A team lead by Denver Fowler, a paleontologist at the Dickinson Museum Center, and Liz Freedman-Fowler discovered a new species of dinosaur in Montana.
The fossil discovered dates back about 76 million years ago and is from a type of nodosaur.
Fowler and Freedman-Fowler have the skull and know that it’s related to the ankylosaurus due to the large spikes on its body.
“Documenting new species is an important contribution to the field of science,” said Lydia Tackett, assistant professor of geosciences. “The relationship of this species to other species with this dinosaur will clarify and potentially support previously unrecognized relationships between dinosaurs and, depending on the adaptations this specimen exhibits, may lead to better understandings of the environment in which this animal lived over 65 million years ago.”
The team worked in Rudyard, Montana and plan on applying for 10 excavation permits next year.
“If you find a big bone, you can dig one meter square around the bone without a prospecting permit. So if the bones develop, you’ve got to find a good stopping place. You dig until you know what you’ve got and then cover up the site until next year” to protect the bones over the winter, the Forum reported.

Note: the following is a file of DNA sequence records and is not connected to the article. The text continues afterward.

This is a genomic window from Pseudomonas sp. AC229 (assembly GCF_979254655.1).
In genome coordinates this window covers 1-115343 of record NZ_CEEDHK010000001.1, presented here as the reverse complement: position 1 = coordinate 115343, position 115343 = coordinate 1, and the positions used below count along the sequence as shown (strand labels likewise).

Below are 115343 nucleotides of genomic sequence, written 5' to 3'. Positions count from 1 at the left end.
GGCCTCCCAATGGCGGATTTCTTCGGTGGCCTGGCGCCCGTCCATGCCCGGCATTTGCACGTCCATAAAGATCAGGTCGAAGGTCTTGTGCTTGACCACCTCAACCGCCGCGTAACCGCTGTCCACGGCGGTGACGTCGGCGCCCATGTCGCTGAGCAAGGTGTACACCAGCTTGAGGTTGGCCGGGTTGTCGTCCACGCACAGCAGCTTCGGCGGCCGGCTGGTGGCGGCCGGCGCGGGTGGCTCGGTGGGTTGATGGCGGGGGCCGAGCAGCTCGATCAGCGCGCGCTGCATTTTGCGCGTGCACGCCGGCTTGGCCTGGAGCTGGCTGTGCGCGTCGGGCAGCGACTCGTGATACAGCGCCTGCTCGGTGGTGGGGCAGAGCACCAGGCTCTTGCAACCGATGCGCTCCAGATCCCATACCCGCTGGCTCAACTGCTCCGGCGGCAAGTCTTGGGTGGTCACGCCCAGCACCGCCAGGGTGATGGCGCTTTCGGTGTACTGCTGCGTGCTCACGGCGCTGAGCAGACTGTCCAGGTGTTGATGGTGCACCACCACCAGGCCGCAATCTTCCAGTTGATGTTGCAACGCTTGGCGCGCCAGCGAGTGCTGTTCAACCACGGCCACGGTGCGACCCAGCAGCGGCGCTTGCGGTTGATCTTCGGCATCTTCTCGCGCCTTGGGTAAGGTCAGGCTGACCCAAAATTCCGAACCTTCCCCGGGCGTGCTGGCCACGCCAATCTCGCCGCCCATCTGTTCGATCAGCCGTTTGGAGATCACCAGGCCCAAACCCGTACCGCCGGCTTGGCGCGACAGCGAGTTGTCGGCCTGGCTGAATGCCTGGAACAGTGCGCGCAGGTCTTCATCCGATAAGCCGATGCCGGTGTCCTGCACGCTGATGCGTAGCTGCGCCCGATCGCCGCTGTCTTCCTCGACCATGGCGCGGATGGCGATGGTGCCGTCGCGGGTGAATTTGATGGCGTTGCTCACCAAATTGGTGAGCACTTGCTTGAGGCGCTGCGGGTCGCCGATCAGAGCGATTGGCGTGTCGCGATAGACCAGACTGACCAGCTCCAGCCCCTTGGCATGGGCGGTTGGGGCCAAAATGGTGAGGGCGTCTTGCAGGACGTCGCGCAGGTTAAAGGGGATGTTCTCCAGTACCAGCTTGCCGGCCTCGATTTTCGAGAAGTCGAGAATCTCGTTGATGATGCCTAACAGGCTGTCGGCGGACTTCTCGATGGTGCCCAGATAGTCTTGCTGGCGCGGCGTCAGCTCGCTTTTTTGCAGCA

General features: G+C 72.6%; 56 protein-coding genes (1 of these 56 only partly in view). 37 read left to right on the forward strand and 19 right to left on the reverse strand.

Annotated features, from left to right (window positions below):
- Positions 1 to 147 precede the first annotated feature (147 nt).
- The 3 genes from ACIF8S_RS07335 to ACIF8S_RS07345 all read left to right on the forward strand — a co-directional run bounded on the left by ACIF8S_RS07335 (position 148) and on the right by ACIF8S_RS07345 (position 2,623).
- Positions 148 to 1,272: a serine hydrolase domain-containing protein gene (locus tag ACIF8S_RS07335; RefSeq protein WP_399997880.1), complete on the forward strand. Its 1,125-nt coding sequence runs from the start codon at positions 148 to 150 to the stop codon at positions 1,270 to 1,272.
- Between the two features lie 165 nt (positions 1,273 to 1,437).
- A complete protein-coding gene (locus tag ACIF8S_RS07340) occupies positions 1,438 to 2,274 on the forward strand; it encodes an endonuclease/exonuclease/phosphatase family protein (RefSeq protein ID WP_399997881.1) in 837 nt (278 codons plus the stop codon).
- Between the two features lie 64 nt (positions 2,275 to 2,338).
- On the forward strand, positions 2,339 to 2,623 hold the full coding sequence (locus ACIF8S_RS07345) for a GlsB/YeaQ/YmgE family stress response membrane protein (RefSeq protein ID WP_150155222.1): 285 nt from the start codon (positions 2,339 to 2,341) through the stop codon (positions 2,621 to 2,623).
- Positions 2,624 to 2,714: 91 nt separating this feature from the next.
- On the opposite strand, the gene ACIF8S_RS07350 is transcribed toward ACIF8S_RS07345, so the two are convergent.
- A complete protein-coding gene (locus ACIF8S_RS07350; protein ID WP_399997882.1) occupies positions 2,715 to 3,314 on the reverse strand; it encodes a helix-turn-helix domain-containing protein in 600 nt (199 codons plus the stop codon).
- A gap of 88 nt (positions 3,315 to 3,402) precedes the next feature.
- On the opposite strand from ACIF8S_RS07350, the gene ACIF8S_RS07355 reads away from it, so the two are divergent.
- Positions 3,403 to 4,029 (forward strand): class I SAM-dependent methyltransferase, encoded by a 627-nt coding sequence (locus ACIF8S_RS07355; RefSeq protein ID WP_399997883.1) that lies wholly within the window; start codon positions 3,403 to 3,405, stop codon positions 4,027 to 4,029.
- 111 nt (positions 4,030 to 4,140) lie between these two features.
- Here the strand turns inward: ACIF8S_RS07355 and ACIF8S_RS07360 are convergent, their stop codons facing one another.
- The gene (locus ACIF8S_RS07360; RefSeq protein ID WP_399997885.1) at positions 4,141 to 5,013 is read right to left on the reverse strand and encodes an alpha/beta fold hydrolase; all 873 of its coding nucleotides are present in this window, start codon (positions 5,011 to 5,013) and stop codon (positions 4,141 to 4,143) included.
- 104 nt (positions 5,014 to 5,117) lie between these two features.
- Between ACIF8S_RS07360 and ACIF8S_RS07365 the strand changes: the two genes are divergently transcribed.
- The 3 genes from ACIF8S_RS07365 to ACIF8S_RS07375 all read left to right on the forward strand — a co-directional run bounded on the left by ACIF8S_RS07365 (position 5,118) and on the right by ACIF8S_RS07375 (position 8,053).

Tackett said, “It depends on how many fossils are at the site — some sedimentary deposits are filled with fossils so a paleontologist or field worker could find a nice specimen within a few days, although extracting the specimen usually takes much, much longer. Other deposits only contain sparse fossils or rare complete fossils, so it can take weeks, sometimes months.”
Fossil discoveries have to include information about the surrounding areas’ sediments to know how old the fossil is and the environment in which it lived.
The area could be up to 79 million years old and have once resembled modern-day swamps in Louisiana. The site was dated from two ash deposits created during the formation of the Rocky Mountains.
Tackett said, “Some groups of dinosaurs are studied by a lot of people and have a good fossil record, and so new discoveries of species can be rare because the most abundant groups have likely been found, and we are looking now for only the rare species.”
The skull was brought back to Dickinson and will have to be cleaned as Fowler and Freedman-Fowler’s team begins writing a paper to describe the new species.
“Scientists that found the specimen will work to carefully clean the specimen so that the morphological features can be seen,” Tackett said. “Those features will be how they compare this specimen to other known and described groups, and if it is a new species, these features will be illustrated and described for scientific publications so that other people can compare their specimens to this one.”